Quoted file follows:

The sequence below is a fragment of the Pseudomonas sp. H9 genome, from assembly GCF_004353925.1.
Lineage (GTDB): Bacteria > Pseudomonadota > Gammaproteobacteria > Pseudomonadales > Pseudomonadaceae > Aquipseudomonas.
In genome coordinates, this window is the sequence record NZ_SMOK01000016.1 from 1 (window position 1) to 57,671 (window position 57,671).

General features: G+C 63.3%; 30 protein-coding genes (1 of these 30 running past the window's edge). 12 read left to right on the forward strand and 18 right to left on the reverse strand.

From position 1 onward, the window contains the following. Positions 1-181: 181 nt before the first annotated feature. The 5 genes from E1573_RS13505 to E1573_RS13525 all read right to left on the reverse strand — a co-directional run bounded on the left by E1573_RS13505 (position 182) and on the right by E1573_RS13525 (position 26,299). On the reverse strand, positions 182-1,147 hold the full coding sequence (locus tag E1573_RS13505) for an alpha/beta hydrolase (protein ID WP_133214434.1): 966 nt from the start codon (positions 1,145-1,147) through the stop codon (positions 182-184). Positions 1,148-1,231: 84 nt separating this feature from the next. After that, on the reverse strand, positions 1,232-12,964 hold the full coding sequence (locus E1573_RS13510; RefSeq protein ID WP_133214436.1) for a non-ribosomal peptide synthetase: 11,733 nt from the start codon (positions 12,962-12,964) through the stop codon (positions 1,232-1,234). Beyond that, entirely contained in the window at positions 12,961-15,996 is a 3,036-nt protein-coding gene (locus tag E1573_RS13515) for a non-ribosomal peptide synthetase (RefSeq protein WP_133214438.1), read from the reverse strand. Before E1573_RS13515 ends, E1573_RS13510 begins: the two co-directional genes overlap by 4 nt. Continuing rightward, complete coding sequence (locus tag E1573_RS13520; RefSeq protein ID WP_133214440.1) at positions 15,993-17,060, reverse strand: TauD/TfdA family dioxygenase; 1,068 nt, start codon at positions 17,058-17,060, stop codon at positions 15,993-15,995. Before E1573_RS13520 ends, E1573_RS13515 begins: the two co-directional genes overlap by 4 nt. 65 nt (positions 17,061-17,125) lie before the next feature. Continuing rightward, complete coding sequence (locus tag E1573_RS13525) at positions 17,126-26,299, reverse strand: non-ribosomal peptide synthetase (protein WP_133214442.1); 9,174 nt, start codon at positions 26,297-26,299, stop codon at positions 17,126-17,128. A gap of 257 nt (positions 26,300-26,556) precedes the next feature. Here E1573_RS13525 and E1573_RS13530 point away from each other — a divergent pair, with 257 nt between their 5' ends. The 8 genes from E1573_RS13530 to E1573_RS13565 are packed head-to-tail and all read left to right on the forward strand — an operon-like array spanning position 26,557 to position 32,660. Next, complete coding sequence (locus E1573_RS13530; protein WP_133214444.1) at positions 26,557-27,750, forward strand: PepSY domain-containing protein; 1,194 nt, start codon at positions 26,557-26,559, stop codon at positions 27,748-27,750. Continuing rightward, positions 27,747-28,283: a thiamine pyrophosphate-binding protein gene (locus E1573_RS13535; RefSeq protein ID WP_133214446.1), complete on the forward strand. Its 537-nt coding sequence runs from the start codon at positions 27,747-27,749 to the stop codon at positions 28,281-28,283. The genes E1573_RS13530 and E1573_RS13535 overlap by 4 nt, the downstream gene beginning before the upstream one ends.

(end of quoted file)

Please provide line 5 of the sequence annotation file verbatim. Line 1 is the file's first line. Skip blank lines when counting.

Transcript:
From position 1 onward, the window contains the following. Positions 1-181: 181 nt before the first annotated feature. The 5 genes from E1573_RS13505 to E1573_RS13525 all read right to left on the reverse strand — a co-directional run bounded on the left by E1573_RS13505 (position 182) and on the right by E1573_RS13525 (position 26,299). On the reverse strand, positions 182-1,147 hold the full coding sequence (locus tag E1573_RS13505) for an alpha/beta hydrolase (protein ID WP_133214434.1): 966 nt from the start codon (positions 1,145-1,147) through the stop codon (positions 182-184). Positions 1,148-1,231: 84 nt separating this feature from the next. After that, on the reverse strand, positions 1,232-12,964 hold the full coding sequence (locus E1573_RS13510; RefSeq protein ID WP_133214436.1) for a non-ribosomal peptide synthetase: 11,733 nt from the start codon (positions 12,962-12,964) through the stop codon (positions 1,232-1,234). Beyond that, entirely contained in the window at positions 12,961-15,996 is a 3,036-nt protein-coding gene (locus tag E1573_RS13515) for a non-ribosomal peptide synthetase (RefSeq protein WP_133214438.1), read from the reverse strand. Before E1573_RS13515 ends, E1573_RS13510 begins: the two co-directional genes overlap by 4 nt. Continuing rightward, complete coding sequence (locus tag E1573_RS13520; RefSeq protein ID WP_133214440.1) at positions 15,993-17,060, reverse strand: TauD/TfdA family dioxygenase; 1,068 nt, start codon at positions 17,058-17,060, stop codon at positions 15,993-15,995. Before E1573_RS13520 ends, E1573_RS13515 begins: the two co-directional genes overlap by 4 nt. 65 nt (positions 17,061-17,125) lie before the next feature. Continuing rightward, complete coding sequence (locus tag E1573_RS13525) at positions 17,126-26,299, reverse strand: non-ribosomal peptide synthetase (protein WP_133214442.1); 9,174 nt, start codon at positions 26,297-26,299, stop codon at positions 17,126-17,128. A gap of 257 nt (positions 26,300-26,556) precedes the next feature. Here E1573_RS13525 and E1573_RS13530 point away from each other — a divergent pair, with 257 nt between their 5' ends. The 8 genes from E1573_RS13530 to E1573_RS13565 are packed head-to-tail and all read left to right on the forward strand — an operon-like array spanning position 26,557 to position 32,660. Next, complete coding sequence (locus E1573_RS13530; protein WP_133214444.1) at positions 26,557-27,750, forward strand: PepSY domain-containing protein; 1,194 nt, start codon at positions 26,557-26,559, stop codon at positions 27,748-27,750. Continuing rightward, positions 27,747-28,283: a thiamine pyrophosphate-binding protein gene (locus E1573_RS13535; RefSeq protein ID WP_133214446.1), complete on the forward strand. Its 537-nt coding sequence runs from the start codon at positions 27,747-27,749 to the stop codon at positions 28,281-28,283. The genes E1573_RS13530 and E1573_RS13535 overlap by 4 nt, the downstream gene beginning before the upstream one ends.